The Mahogany field was discovered in 1968 and appraisal was completed in 1996. The field is located 50 miles offshore eastern Trinidad (Fig. 1) with the platforms situated in water depths of 230 feet and contains more than 30 stacked sands (17 of which are gas bearing) with a development footprint area of c. 10000 acres. Initially the field’s resources were booked assuming volumetric depletion was the dominant drive mechanism (Nandalal and Gunter 2003), however the updated understanding showed that water drive was the prevailing mechanism with near volumetric depletion being exhibited by only two reservoirs within the field, the TQ51 FB4 and TQ51 FB5.
There were two development wells in the TQ51 FB4, MA04 and MB13. MA04 became liquid loaded and stopped producing in March 2004 after fourteen months of concurrent production with MB13. MA04 showed volumetric behaviour until late life. Due to the volumetric response exhibited by the reservoir, the MB13 well was assigned low pressure access resources and was also used as a swing well to compensate for gas market demand fluctuations.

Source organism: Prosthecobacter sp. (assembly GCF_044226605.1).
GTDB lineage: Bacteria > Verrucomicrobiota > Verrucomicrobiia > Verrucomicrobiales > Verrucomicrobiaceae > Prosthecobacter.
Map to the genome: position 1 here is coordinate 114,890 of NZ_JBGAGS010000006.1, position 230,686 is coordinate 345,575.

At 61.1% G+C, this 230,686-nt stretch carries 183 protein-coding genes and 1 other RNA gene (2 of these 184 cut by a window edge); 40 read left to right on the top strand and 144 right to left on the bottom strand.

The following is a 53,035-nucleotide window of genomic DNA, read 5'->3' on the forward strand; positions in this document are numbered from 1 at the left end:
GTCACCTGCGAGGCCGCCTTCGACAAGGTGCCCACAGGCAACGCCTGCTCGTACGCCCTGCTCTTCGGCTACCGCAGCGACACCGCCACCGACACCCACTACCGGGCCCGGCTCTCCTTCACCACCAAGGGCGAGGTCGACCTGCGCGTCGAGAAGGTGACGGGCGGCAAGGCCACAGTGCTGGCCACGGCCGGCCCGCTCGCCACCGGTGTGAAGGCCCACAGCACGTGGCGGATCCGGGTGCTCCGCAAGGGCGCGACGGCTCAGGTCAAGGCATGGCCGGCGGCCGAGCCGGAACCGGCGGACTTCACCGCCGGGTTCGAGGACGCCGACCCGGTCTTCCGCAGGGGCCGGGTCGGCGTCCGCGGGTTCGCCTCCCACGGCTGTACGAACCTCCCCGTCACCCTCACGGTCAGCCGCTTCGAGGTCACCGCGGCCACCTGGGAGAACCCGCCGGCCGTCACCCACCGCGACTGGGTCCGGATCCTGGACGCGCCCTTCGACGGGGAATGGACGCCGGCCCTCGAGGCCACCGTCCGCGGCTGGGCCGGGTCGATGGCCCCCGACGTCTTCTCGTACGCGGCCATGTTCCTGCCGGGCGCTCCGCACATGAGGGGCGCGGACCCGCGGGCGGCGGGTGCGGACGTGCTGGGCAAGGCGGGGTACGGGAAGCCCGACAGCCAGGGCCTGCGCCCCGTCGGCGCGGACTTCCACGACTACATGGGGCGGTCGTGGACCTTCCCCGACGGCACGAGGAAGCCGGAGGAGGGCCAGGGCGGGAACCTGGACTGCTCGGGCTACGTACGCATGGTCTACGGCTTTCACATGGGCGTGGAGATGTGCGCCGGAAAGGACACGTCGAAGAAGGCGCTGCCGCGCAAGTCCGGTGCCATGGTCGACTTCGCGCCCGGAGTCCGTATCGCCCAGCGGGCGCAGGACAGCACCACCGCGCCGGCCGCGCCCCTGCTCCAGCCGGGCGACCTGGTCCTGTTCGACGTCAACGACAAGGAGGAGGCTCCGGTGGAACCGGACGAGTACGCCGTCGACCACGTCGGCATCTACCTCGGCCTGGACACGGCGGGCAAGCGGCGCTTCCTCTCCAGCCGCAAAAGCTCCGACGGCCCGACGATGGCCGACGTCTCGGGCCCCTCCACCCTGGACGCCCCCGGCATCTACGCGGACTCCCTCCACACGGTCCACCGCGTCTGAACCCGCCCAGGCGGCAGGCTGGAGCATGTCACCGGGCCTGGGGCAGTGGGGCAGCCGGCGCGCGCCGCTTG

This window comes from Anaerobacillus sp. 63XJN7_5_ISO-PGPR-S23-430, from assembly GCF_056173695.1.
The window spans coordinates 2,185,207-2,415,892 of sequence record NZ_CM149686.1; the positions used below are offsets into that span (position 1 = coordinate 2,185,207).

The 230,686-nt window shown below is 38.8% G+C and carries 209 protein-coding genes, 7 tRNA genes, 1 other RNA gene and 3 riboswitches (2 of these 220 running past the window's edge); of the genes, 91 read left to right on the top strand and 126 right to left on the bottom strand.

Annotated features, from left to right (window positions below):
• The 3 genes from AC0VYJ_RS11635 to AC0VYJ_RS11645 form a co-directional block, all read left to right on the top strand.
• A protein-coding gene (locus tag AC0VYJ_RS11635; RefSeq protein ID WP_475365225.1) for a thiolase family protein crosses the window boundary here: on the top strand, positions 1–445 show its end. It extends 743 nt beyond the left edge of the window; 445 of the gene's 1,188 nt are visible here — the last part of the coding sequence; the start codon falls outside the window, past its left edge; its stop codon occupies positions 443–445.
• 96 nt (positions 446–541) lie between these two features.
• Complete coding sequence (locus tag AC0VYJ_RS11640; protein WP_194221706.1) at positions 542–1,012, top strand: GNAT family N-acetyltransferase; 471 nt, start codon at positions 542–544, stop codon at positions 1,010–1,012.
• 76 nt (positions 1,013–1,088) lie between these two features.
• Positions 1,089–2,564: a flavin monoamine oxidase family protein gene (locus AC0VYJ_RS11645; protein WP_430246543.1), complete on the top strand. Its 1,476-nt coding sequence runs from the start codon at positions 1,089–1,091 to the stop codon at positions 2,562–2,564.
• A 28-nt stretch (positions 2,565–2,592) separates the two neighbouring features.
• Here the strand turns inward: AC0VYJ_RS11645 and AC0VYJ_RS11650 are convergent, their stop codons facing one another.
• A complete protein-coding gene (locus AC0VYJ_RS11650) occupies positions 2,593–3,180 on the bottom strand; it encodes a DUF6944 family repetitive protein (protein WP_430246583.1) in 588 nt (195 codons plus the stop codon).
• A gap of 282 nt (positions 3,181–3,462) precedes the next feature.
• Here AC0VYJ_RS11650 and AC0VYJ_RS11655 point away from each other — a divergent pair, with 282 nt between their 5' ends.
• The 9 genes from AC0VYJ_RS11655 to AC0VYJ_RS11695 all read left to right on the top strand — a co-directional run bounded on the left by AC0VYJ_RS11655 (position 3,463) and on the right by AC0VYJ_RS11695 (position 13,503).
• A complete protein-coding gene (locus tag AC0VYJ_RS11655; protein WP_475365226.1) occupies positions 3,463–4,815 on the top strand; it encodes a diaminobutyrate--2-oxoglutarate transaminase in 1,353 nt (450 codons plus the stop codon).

Conventional material balance techniques (P/Z, Havlena Odeh, van Everdingen Hurst aquifer match) led to the belief that the drive mechanism was volumetric to very weak aquifer support. Pressure Transient Analysis (PTA) and pore volume material balance estimates showed the presence of an edge drive aquifer. This was corroborated by geological studies which showed that although the two reservoirs had the same initial gas water contact (GWC), with production they became two separate compartments exhibiting different properties, the aquifer acting via an edge drive mechanism.